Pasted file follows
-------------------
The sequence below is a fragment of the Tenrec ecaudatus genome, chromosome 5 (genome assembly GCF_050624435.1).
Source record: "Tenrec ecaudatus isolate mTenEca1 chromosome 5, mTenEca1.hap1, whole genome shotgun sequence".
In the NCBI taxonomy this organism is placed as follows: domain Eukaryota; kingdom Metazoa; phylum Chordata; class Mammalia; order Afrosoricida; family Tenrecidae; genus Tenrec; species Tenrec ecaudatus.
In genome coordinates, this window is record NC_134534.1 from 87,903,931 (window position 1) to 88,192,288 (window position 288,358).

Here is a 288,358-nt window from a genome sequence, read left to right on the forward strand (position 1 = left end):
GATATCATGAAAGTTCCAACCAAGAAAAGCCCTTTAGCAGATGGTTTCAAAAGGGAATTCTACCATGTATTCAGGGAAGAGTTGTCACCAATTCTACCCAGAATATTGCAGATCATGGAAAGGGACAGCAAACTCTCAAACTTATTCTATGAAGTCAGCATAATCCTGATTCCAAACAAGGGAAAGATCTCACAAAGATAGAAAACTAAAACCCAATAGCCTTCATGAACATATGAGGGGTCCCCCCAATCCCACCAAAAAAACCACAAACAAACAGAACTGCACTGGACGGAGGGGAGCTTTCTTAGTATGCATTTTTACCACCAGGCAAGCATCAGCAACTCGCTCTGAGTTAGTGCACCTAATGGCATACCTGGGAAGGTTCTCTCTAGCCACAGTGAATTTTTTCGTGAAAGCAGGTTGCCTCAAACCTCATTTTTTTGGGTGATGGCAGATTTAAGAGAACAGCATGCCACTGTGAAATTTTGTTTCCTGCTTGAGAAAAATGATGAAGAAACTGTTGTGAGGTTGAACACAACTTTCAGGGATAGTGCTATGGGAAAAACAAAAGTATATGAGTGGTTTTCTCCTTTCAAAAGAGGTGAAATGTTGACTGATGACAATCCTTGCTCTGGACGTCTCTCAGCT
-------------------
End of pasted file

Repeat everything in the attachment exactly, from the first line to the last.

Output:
The sequence below is a fragment of the Tenrec ecaudatus genome, chromosome 5 (genome assembly GCF_050624435.1).
Source record: "Tenrec ecaudatus isolate mTenEca1 chromosome 5, mTenEca1.hap1, whole genome shotgun sequence".
In the NCBI taxonomy this organism is placed as follows: domain Eukaryota; kingdom Metazoa; phylum Chordata; class Mammalia; order Afrosoricida; family Tenrecidae; genus Tenrec; species Tenrec ecaudatus.
In genome coordinates, this window is record NC_134534.1 from 87,903,931 (window position 1) to 88,192,288 (window position 288,358).

Here is a 288,358-nt window from a genome sequence, read left to right on the forward strand (position 1 = left end):
GATATCATGAAAGTTCCAACCAAGAAAAGCCCTTTAGCAGATGGTTTCAAAAGGGAATTCTACCATGTATTCAGGGAAGAGTTGTCACCAATTCTACCCAGAATATTGCAGATCATGGAAAGGGACAGCAAACTCTCAAACTTATTCTATGAAGTCAGCATAATCCTGATTCCAAACAAGGGAAAGATCTCACAAAGATAGAAAACTAAAACCCAATAGCCTTCATGAACATATGAGGGGTCCCCCCAATCCCACCAAAAAAACCACAAACAAACAGAACTGCACTGGACGGAGGGGAGCTTTCTTAGTATGCATTTTTACCACCAGGCAAGCATCAGCAACTCGCTCTGAGTTAGTGCACCTAATGGCATACCTGGGAAGGTTCTCTCTAGCCACAGTGAATTTTTTCGTGAAAGCAGGTTGCCTCAAACCTCATTTTTTTGGGTGATGGCAGATTTAAGAGAACAGCATGCCACTGTGAAATTTTGTTTCCTGCTTGAGAAAAATGATGAAGAAACTGTTGTGAGGTTGAACACAACTTTCAGGGATAGTGCTATGGGAAAAACAAAAGTATATGAGTGGTTTTCTCCTTTCAAAAGAGGTGAAATGTTGACTGATGACAATCCTTGCTCTGGACGTCTCTCAGCT